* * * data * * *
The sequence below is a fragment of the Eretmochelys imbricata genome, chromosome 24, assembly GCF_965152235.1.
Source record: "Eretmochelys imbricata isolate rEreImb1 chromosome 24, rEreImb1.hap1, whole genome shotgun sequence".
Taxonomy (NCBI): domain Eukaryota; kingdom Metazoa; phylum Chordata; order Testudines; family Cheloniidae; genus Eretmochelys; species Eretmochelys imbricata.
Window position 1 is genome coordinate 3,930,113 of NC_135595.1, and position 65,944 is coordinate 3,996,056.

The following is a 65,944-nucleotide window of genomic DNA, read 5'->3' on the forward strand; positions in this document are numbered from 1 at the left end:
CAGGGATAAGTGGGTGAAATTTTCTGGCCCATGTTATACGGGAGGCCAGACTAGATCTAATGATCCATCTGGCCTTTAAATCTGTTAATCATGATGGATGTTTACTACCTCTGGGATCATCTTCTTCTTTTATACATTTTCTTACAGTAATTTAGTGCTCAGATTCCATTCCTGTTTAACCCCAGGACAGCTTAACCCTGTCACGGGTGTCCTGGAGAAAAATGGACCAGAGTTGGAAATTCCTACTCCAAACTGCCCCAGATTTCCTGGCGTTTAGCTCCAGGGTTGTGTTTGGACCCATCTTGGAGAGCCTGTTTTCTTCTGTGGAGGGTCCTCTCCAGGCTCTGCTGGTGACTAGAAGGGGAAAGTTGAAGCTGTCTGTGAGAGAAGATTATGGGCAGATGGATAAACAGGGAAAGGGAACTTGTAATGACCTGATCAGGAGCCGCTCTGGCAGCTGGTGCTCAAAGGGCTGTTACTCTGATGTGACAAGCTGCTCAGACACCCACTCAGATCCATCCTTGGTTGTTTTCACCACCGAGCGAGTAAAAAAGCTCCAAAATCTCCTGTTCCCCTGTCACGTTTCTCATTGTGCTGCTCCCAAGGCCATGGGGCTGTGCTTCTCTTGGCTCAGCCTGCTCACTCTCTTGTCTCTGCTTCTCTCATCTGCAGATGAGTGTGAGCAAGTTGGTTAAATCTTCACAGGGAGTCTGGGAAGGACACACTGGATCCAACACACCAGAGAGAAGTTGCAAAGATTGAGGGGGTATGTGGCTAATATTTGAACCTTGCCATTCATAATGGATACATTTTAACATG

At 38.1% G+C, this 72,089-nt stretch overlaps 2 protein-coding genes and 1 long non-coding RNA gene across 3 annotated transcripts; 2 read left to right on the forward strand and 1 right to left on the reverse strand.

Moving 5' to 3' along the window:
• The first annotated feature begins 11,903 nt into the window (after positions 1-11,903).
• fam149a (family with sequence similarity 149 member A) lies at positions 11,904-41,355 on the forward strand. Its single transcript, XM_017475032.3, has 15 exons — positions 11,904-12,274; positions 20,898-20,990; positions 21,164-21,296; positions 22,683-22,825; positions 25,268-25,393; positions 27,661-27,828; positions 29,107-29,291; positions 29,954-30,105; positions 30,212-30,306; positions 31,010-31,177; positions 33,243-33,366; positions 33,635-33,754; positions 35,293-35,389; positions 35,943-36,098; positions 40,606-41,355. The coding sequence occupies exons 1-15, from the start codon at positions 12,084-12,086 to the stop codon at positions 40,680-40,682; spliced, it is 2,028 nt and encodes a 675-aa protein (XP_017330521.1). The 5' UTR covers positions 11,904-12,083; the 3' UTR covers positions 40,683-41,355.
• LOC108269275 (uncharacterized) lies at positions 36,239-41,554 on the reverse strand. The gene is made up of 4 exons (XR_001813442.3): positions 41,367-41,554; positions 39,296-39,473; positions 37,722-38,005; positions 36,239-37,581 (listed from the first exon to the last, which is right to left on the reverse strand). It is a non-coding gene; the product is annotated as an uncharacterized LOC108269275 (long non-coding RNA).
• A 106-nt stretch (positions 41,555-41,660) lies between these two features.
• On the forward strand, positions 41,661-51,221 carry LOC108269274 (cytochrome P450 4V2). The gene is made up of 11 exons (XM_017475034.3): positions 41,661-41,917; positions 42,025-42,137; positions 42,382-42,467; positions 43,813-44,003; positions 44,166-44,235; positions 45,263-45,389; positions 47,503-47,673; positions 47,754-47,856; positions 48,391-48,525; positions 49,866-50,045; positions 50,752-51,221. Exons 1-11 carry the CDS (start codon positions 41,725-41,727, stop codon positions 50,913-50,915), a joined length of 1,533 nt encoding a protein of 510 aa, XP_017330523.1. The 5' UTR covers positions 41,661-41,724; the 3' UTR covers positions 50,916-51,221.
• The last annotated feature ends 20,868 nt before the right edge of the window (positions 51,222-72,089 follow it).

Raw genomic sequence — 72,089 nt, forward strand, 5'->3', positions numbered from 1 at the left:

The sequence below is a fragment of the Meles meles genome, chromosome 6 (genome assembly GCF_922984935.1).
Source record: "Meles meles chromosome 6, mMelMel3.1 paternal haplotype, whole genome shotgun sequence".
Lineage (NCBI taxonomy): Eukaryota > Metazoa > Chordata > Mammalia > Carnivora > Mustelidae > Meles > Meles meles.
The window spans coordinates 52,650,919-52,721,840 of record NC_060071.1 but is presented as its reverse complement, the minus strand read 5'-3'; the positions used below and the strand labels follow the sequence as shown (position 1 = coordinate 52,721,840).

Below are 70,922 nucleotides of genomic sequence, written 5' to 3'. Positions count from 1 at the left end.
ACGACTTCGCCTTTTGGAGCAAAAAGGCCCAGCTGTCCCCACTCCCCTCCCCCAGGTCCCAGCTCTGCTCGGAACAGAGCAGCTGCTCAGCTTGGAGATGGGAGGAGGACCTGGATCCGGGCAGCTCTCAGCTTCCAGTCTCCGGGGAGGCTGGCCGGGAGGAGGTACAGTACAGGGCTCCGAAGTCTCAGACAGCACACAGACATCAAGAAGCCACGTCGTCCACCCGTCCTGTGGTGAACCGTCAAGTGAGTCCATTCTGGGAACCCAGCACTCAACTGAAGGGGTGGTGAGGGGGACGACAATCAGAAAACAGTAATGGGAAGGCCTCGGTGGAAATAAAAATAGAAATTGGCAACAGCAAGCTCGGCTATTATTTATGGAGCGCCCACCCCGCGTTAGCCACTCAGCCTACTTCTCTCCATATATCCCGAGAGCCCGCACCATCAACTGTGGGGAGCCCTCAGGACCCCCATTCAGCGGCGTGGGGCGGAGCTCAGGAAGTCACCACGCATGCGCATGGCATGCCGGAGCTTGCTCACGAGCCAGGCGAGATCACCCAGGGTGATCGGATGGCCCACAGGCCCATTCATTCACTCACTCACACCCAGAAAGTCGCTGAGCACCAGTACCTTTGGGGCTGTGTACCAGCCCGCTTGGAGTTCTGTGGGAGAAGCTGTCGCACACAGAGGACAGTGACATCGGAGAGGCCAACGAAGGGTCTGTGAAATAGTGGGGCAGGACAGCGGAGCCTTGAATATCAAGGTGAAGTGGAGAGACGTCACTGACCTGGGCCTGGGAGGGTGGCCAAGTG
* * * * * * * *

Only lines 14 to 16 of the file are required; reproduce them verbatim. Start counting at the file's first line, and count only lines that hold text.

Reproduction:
• The last annotated feature ends 20,868 nt before the right edge of the window (positions 51,222-72,089 follow it).

Raw genomic sequence — 72,089 nt, forward strand, 5'->3', positions numbered from 1 at the left:

The sequence below is a fragment of the Meles meles genome, chromosome 6 (genome assembly GCF_922984935.1).